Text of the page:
The impact of team and culture in finding meaningful work

Veterinary professionals who engage in meaningful work are more likely to stay in their current position according to AAHA’s “Stay, Please” retention study.

By Kate Boatright, VMD

To create an environment where meaningful work is prioritized, every team member must be used to their full potential and allowed to engage in the work that they find value in. This requires clinic owners and managers to be intentional about building their team and creating a positive culture. 

Be intentional about your team 

Christine Staten, DVM, MBA, is a large animal veterinarian and owner of Adobe Veterinary Center in Tucson, Arizona. She was drawn to veterinary medicine in part because she “could own a business and really provide for my community in a really tangible way by providing jobs.” Under her ownership, the hospital has grown from a two-doctor, ambulatory, large animal practice to an 11-doctor, mixed animal hospital that employs 55 team members.  

One of the essential parts of this growth was being very intentional about which individuals joined the team. She looks for people who have values in line with the clinic and will fit in with its culture. She says, “We need to figure that out in the interview. What do you want out of this job? What do you love about this career?”  

Team members should be encouraged to define what they find meaningful in their work, she says. “Helping animals is a great answer everyone has, but what does that look like on a daytoday basis?”  

This may be providing nursing care to a sick pet in the hospital, guiding a pet family through a difficult decision, making a pet’s last moments comfortable, or educating clients on preventive care. While the exact work that is most meaningful will vary for each individual, assembling a team that works well together is a critical component to improving retention. 

Give the team ownership in clinic culture 

Even the strongest team will fail unless the culture allows them to thrive. Staten encourages her team to take ownership in developing and upholding this culture.How is their job meaningful if they don’t have any say in it?” she challenges.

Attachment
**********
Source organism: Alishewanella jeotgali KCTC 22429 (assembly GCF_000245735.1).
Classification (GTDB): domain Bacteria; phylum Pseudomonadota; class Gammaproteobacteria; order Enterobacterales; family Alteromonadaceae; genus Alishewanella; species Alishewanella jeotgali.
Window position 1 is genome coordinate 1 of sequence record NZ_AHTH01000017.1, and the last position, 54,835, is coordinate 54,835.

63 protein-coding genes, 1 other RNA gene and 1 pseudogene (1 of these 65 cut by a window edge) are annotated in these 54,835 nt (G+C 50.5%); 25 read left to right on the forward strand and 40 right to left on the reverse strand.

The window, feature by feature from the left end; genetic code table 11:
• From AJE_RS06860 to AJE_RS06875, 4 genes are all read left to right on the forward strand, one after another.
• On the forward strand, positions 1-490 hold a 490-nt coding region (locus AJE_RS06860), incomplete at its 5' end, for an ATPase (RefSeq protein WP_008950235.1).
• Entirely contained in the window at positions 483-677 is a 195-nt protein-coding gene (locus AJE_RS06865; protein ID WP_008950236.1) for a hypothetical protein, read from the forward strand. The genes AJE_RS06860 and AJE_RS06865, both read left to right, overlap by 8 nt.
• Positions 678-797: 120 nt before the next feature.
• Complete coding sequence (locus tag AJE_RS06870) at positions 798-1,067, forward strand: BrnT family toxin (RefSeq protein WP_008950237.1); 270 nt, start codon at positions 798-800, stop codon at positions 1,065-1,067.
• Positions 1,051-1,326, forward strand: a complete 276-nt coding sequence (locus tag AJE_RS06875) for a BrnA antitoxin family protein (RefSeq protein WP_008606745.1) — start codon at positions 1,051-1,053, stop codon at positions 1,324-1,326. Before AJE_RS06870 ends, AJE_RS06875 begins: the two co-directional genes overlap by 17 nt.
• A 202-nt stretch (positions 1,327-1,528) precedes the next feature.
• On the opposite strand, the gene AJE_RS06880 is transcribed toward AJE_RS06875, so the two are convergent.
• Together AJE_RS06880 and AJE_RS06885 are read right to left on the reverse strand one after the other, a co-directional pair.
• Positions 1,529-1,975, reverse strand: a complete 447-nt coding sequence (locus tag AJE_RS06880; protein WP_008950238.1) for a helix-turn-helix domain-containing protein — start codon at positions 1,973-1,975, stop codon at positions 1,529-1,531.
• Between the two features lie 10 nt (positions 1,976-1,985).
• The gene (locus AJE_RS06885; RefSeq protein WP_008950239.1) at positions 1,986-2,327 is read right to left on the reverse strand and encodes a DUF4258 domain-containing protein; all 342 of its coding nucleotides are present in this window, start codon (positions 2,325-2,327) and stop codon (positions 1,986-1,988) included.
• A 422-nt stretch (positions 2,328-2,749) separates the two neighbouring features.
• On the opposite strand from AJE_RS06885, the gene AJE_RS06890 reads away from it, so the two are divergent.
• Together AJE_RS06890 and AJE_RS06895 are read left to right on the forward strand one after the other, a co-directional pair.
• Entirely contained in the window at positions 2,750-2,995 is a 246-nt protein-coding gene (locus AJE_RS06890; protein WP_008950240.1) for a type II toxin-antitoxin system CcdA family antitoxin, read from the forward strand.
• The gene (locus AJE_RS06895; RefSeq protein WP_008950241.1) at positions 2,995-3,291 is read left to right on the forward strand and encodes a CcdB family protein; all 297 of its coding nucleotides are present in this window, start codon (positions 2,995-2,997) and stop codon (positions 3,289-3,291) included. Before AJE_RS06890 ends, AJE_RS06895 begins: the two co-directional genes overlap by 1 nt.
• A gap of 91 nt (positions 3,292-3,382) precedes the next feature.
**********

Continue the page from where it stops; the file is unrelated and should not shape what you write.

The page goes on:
Identifying practice priorities—often defined as a mission, vision, and values—is the first step.  

“Core values are a way to hold ourselves accountable,” says Staten, “They’re not just words on our wall.” Each year, every team member at Adobe is asked to score the clinic on how they are doing with meeting values and working toward goals.  

She asks the team to score each item like a report card, and if the clinic isn’t at an A level in a certain area, she encourages the team to present tangible ideas for improvement. 

Create opportunities for growth 

Finally, team members must be given opportunities for career advancement. This could be accomplished by encouraging team members to set goals for developing particular skills and providing the necessary tools and training to support this progression.  

For instance, a credentialed veterinary technician with a special interest in dentistry could be sent to a training focused on improving their dental radiology skills. A CSR who enjoys working with clients could be provided additional training on communicating about financial options to enhance these interactions 

Goals can also be set for the whole team to help improve patient care, client experiences, and team satisfaction.  

“I don’t think my team’s motivated [strictly] by financial goals, even if I can say, ‘Hey, if we hit this production goal, everyone gets a raise,” she says. It’s not motivating in a tangible way for them. If we say, How can we be more efficient to help more pets in our community?’ that’s a tangible outcome that they can really relate to. That improved efficiency translates into increased production and the opportunity for wage increases.” 

 Team members should also know how they can advance in the practice.  

“We have a path for career growth for every person in our building. They know exactly what needs to happen for them to get to the next pay tier or the next responsibility tier, she says. Additionally, team members are always made aware of any available positions and “know that they have the right to be in any of those positions.”   

 

This article is part of our Stay, Please series, which focuses on providing resources (as identified in our Stay, Please retention study) to retain the 30% of all veterinary professionals considering leaving their clinical practice. Here at AAHA, we believe you were made for this work, and we’re committed to making clinical practice a sustainable career choice for every member of the team. 

 

Photo credit: © AAHA/Mickey Thomas

Disclaimer: The views expressed, and topics discussed, in any NEWStat column or article are intended to inform, educate, or entertain, and do not represent an official position by the American Animal Hospital Association (AAHA) or its Board of Directors.

 

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